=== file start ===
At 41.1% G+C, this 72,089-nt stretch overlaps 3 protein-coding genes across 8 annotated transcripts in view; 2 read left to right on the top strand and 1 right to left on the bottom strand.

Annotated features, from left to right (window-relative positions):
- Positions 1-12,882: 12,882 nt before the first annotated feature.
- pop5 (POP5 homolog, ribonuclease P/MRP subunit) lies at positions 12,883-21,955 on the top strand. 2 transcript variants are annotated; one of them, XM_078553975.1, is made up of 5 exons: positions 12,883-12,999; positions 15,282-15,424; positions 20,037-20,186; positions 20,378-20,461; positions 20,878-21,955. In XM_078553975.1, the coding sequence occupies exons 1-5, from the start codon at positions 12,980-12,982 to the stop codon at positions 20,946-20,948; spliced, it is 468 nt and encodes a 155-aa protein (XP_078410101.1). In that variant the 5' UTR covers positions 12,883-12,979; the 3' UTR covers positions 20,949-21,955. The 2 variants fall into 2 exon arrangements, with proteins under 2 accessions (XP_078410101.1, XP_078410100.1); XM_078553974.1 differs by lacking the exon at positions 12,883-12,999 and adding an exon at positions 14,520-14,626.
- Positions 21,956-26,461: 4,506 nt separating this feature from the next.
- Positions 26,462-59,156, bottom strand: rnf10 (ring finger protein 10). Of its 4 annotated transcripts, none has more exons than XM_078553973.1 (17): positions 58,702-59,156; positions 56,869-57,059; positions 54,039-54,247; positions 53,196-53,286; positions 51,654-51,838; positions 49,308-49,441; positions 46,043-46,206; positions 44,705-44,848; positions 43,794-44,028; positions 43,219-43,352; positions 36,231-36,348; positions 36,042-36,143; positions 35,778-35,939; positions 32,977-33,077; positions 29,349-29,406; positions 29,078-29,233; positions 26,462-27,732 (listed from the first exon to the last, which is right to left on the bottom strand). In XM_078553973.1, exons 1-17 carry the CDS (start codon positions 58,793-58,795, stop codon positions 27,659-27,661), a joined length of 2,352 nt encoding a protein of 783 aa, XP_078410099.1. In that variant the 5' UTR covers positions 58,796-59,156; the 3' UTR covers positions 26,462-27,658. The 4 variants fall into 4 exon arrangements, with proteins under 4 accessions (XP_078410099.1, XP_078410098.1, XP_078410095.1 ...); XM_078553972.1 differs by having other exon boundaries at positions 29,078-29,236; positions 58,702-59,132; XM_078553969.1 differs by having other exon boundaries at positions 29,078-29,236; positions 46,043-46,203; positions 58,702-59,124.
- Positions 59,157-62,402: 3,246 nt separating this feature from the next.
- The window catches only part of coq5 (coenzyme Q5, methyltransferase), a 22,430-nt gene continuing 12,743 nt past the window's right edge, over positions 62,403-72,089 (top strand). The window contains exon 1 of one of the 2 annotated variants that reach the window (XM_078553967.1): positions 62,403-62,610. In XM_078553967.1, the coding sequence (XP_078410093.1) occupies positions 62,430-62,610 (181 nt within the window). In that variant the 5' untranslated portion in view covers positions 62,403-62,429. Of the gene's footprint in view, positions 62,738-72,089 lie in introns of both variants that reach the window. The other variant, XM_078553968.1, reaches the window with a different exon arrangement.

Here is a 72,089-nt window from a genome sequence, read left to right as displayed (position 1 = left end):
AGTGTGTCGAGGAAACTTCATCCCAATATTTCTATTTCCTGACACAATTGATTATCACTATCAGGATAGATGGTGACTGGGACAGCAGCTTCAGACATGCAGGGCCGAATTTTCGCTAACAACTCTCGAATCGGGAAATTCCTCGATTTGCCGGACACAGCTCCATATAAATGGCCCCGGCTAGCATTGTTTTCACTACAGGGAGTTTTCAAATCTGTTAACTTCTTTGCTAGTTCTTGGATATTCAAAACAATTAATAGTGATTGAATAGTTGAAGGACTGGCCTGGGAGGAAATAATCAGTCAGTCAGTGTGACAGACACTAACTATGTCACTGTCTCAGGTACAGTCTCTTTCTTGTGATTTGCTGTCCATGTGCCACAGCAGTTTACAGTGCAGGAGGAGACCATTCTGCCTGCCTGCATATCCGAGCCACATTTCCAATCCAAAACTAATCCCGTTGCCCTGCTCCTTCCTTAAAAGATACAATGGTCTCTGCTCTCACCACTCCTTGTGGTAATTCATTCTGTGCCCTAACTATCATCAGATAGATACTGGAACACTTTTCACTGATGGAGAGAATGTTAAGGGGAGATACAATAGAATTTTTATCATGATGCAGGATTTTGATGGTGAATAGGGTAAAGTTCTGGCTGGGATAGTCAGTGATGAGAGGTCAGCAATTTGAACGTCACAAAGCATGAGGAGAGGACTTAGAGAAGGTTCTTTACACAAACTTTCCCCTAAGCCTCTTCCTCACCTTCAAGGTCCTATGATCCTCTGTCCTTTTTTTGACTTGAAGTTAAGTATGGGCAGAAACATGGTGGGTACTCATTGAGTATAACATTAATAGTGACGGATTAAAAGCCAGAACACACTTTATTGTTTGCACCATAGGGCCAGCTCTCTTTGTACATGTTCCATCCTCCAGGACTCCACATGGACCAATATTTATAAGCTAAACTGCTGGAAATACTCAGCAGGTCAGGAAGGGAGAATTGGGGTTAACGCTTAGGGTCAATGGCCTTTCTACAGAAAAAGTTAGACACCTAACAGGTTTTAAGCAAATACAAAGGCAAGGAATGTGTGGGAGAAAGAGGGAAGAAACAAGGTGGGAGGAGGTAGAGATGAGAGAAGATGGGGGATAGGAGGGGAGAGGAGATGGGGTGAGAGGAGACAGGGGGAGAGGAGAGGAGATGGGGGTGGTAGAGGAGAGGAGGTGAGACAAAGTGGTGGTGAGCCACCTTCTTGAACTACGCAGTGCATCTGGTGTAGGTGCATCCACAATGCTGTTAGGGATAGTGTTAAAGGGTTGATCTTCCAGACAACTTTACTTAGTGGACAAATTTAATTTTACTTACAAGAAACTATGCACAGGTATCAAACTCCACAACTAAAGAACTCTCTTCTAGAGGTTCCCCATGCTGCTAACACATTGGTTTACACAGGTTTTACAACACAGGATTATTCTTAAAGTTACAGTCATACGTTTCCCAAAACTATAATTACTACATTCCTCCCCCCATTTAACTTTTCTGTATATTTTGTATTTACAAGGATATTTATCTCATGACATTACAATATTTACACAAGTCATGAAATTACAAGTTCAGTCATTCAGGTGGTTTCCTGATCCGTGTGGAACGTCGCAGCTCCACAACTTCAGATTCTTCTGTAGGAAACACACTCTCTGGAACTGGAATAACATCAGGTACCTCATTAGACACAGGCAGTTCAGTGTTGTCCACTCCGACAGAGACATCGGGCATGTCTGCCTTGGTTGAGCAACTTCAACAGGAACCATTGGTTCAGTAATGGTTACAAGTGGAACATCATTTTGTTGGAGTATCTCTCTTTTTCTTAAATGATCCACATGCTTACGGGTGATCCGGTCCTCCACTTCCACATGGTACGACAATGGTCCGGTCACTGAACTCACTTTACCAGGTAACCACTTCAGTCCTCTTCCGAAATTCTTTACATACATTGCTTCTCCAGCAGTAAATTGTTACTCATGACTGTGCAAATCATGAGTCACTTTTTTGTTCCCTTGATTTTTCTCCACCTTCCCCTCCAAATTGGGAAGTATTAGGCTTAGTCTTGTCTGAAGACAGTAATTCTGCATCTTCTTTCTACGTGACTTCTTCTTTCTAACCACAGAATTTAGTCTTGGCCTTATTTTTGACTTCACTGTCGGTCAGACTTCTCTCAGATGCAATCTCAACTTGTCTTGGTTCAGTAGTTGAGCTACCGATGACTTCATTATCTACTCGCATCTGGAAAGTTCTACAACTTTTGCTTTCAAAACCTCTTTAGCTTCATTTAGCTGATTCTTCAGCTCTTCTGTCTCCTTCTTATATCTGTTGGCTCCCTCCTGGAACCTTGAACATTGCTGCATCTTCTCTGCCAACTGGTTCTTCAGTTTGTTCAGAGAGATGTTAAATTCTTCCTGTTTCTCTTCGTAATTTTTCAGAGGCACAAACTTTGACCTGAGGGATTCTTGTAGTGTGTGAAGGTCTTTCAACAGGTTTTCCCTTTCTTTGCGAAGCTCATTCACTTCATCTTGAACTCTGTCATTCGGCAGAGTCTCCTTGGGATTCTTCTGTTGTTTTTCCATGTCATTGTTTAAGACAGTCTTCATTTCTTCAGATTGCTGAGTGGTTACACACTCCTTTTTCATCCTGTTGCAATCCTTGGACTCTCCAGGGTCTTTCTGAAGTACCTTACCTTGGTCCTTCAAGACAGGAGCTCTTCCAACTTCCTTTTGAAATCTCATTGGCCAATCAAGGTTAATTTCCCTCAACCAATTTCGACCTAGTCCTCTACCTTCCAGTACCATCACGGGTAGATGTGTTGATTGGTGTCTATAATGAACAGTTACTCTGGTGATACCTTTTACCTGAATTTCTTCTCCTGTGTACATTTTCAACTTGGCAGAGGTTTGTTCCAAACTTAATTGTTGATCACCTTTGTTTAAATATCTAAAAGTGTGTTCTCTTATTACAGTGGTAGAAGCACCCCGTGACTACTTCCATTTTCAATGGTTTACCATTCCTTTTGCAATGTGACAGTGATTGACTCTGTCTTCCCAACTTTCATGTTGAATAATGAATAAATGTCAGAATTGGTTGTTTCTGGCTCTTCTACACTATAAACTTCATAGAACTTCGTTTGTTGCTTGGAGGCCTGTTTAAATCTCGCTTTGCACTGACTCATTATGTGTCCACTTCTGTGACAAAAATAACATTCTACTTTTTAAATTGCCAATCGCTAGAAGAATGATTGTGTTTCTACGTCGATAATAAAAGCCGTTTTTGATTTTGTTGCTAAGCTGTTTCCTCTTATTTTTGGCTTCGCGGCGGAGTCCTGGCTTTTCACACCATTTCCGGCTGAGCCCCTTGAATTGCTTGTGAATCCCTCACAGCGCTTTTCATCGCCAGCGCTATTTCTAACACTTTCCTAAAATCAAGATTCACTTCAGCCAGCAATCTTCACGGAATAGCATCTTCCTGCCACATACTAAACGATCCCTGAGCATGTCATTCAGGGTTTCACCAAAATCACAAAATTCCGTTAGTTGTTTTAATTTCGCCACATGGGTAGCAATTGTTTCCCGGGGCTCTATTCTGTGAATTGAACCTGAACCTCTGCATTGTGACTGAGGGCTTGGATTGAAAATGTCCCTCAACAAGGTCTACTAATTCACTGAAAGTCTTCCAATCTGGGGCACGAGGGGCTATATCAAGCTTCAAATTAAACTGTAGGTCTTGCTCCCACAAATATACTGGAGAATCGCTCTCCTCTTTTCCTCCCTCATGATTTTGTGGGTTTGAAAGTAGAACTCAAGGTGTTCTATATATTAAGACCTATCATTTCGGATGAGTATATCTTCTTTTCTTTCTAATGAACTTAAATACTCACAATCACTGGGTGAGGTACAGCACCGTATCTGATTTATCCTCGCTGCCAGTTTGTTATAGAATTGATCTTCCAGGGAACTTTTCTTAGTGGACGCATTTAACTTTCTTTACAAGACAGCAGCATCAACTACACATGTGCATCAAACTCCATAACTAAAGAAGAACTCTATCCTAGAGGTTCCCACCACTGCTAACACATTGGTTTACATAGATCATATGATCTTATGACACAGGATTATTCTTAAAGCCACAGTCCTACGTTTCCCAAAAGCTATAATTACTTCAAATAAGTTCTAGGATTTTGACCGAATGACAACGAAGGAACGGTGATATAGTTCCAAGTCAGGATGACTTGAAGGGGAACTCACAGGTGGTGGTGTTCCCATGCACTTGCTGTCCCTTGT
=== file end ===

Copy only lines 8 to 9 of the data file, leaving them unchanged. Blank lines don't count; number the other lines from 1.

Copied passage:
- The window catches only part of coq5 (coenzyme Q5, methyltransferase), a 22,430-nt gene continuing 12,743 nt past the window's right edge, over positions 62,403-72,089 (top strand). The window contains exon 1 of one of the 2 annotated variants that reach the window (XM_078553967.1): positions 62,403-62,610. In XM_078553967.1, the coding sequence (XP_078410093.1) occupies positions 62,430-62,610 (181 nt within the window). In that variant the 5' untranslated portion in view covers positions 62,403-62,429. Of the gene's footprint in view, positions 62,738-72,089 lie in introns of both variants that reach the window. The other variant, XM_078553968.1, reaches the window with a different exon arrangement.

Here is a 72,089-nt window from a genome sequence, read left to right as displayed (position 1 = left end):